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Growing Evidence Points To Single Gunman In Dallas Attack


It's been a wrenching week. Tuesday, a black man selling CDs outside a convenience store in Baton Rouge was killed by police. Wednesday, another black man in suburban St. Paul was killed after being pulled over for a broken taillight. Thursday, at the end of a march protesting those deaths, five police officers were killed and another seven wounded by gunfire in downtown Dallas. Now there's growing evidence that there was a single gunman acting alone. NPR national security correspondent David Welna is here to talk about what's known about last night's attack and what's known about that gunman. David, who was the suspect who was killed by police?

DAVID WELNA, BYLINE: Robert, his name is Micah Xavier Johnson. He was a 25-year-old African-American, and he lived with his mother in the East Dallas suburb of Mesquite. The only solid information we have about him is that he served in the Army Reserve for six years after high school, until April of last year. And during that time, he did a nine-month tour of duty in Afghanistan as a private first class, which he returned from two years ago, having earned seven medals and ribbons for his service. NBC News is reporting that he worked with mentally-challenged children and adults in Mesquite, helping with their transportation. And the Dallas Police say he had no criminal history.

SIEGEL: Are there any signs that he had been planning to carry out this attack?

WELNA: There are. Detectives who searched his home today say they found bomb-making materials, ballistic vests, rifles, ammunition and a personal journal of combat tactics. And in addition to that, NPR has obtained a manifesto from law enforcement officials, which appeared below a photo of Johnson in military uniform on social media. And they believe it was written by him. In it, the writer expresses disgust at seeing what he calls his brothers and sisters being killed by cops every day. And he says he had to take a stand to teach them a lesson. There's also an exhortation to others to carry out more violence, as well as a complaint that the Black Lives Matter movement has been damaged from within and needs to be taken back by force. Now, a caveat - this manifesto appears to have been posted after Johnson was killed, so it's not clear how he might have had it made public, whether it was through a delayed release or it was posted by another person.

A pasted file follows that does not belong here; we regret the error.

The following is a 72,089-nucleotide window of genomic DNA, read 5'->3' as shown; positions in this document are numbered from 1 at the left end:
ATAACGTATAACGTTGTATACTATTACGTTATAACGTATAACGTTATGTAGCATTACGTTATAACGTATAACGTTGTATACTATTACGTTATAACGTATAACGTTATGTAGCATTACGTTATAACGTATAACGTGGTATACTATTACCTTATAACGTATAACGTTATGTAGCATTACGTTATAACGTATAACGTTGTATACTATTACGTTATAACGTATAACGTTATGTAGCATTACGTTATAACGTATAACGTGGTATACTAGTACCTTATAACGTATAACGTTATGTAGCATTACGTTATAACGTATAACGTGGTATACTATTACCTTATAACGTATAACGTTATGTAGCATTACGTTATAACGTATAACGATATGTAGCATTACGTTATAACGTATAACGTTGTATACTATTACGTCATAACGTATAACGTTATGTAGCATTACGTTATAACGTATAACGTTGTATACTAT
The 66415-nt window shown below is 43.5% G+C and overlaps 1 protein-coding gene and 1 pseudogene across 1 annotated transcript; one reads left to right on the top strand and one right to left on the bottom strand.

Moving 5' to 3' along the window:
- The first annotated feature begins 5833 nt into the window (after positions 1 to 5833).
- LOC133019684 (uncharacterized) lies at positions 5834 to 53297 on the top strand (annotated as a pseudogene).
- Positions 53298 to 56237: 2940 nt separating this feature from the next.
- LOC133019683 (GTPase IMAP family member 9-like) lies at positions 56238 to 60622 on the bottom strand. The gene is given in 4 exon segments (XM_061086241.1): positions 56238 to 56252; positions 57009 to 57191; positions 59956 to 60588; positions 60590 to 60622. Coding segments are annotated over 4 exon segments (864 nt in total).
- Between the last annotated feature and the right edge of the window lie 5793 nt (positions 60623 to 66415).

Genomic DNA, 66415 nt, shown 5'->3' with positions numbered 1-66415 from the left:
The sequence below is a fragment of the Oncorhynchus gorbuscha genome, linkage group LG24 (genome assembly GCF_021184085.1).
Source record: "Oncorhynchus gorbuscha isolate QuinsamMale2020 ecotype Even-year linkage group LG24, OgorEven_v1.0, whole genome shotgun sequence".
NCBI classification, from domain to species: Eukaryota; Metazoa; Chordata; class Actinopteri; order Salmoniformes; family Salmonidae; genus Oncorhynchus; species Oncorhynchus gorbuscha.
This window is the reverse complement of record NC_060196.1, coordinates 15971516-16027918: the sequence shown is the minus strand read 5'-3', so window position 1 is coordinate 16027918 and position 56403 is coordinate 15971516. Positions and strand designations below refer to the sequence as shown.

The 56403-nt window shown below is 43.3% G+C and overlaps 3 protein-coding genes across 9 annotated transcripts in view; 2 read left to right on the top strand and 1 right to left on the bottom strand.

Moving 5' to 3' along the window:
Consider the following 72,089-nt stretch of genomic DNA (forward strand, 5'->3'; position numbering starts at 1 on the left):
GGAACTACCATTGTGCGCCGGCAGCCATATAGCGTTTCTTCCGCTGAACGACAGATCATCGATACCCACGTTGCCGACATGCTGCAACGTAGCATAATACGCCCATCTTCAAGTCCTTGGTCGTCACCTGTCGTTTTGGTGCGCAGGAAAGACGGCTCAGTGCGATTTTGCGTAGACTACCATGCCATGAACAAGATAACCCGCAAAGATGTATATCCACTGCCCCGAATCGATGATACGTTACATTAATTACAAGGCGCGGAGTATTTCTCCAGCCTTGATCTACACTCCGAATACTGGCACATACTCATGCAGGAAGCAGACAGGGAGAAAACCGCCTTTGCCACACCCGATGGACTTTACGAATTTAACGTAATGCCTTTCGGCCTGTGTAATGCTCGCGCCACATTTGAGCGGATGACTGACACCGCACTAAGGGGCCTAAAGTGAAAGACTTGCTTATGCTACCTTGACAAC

SIEGEL: We first started to get some details about how Johnson was cornered this morning, during an emotional news conference in which Dallas Chief of Police David Brown spoke.

WELNA: Yes, and he described how this march in Dallas ended fairly peacefully, when suddenly shots were ringing out. And they seemed to all be aimed at the police. Now, this was just a short distance away from Dealey Plaza, where John F. Kennedy was assassinated. And the police eventually cornered a shooter in the second story of a parking garage. And Police Chief David Brown described the situation, saying that a standoff had begun.


DAVID BROWN: And we tried to negotiate for several hours. Negotiations broke down. We had an exchange of gunfire with the suspect. We saw no other option but to use our bomb robot and place a device on its extension for it to detonate where the suspect was.

WELNA: Now, Chief Brown says that device killed the suspect. But before that happened, he said a hostage negotiator had done what he called an exceptional job getting that suspect to talk over a period of several hours.

SIEGEL: And it was - it was during that - that exchange between police and Johnson that some details were gained about - about a motive here.

WELNA: That's right. Chief Brown said the shooting was apparently in reprisal for the deaths this week of the two black men in Baton Rouge and the suburban St. Paul who were killed. This is what he had to say.


BROWN: The suspect said he was upset about Black Lives Matter. He said he was upset about the recent police shootings. The suspect said he was upset at white people. The suspect stated he wanted to kill white people, especially white officers.

WELNA: The police chief also said that the suspect, who insisted that he was not affiliated with any other groups and said that he was acting alone.

SIEGEL: That's NPR's David Welna. David, thank you.

WELNA: You're welcome, Robert. Transcript provided by NPR, Copyright NPR.

David Welna is NPR's national security correspondent.